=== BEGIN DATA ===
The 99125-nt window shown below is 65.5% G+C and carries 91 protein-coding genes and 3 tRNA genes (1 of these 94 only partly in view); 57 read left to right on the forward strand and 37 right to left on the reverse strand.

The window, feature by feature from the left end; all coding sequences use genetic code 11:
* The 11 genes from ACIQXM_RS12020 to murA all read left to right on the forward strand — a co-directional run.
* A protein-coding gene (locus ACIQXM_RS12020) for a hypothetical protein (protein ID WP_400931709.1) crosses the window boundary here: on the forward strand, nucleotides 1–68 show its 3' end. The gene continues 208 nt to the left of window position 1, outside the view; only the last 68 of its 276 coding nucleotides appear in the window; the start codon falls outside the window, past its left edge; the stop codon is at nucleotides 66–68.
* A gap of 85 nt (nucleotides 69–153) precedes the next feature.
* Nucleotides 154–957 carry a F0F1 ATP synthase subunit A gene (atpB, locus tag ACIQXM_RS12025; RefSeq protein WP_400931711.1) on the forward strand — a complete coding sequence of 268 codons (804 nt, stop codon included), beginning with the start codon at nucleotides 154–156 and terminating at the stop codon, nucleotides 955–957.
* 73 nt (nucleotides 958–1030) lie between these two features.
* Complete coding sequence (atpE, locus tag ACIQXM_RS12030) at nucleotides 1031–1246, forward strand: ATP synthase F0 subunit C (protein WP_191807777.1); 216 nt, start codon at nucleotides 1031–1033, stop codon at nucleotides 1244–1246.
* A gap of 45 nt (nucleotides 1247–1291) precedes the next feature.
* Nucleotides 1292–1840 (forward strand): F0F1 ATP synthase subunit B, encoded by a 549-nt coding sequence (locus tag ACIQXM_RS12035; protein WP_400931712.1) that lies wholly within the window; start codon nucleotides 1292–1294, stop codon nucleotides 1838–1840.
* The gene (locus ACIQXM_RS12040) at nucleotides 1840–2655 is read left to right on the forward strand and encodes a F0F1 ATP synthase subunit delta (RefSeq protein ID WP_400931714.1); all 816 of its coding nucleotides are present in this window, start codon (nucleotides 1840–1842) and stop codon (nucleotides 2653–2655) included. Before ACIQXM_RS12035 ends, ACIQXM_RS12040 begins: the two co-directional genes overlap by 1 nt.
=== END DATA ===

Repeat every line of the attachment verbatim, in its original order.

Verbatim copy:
The 99125-nt window shown below is 65.5% G+C and carries 91 protein-coding genes and 3 tRNA genes (1 of these 94 only partly in view); 57 read left to right on the forward strand and 37 right to left on the reverse strand.

The window, feature by feature from the left end; all coding sequences use genetic code 11:
* The 11 genes from ACIQXM_RS12020 to murA all read left to right on the forward strand — a co-directional run.
* A protein-coding gene (locus ACIQXM_RS12020) for a hypothetical protein (protein ID WP_400931709.1) crosses the window boundary here: on the forward strand, nucleotides 1–68 show its 3' end. The gene continues 208 nt to the left of window position 1, outside the view; only the last 68 of its 276 coding nucleotides appear in the window; the start codon falls outside the window, past its left edge; the stop codon is at nucleotides 66–68.
* A gap of 85 nt (nucleotides 69–153) precedes the next feature.
* Nucleotides 154–957 carry a F0F1 ATP synthase subunit A gene (atpB, locus tag ACIQXM_RS12025; RefSeq protein WP_400931711.1) on the forward strand — a complete coding sequence of 268 codons (804 nt, stop codon included), beginning with the start codon at nucleotides 154–156 and terminating at the stop codon, nucleotides 955–957.
* 73 nt (nucleotides 958–1030) lie between these two features.
* Complete coding sequence (atpE, locus tag ACIQXM_RS12030) at nucleotides 1031–1246, forward strand: ATP synthase F0 subunit C (protein WP_191807777.1); 216 nt, start codon at nucleotides 1031–1033, stop codon at nucleotides 1244–1246.
* A gap of 45 nt (nucleotides 1247–1291) precedes the next feature.
* Nucleotides 1292–1840 (forward strand): F0F1 ATP synthase subunit B, encoded by a 549-nt coding sequence (locus tag ACIQXM_RS12035; protein WP_400931712.1) that lies wholly within the window; start codon nucleotides 1292–1294, stop codon nucleotides 1838–1840.
* The gene (locus ACIQXM_RS12040) at nucleotides 1840–2655 is read left to right on the forward strand and encodes a F0F1 ATP synthase subunit delta (RefSeq protein ID WP_400931714.1); all 816 of its coding nucleotides are present in this window, start codon (nucleotides 1840–1842) and stop codon (nucleotides 2653–2655) included. Before ACIQXM_RS12035 ends, ACIQXM_RS12040 begins: the two co-directional genes overlap by 1 nt.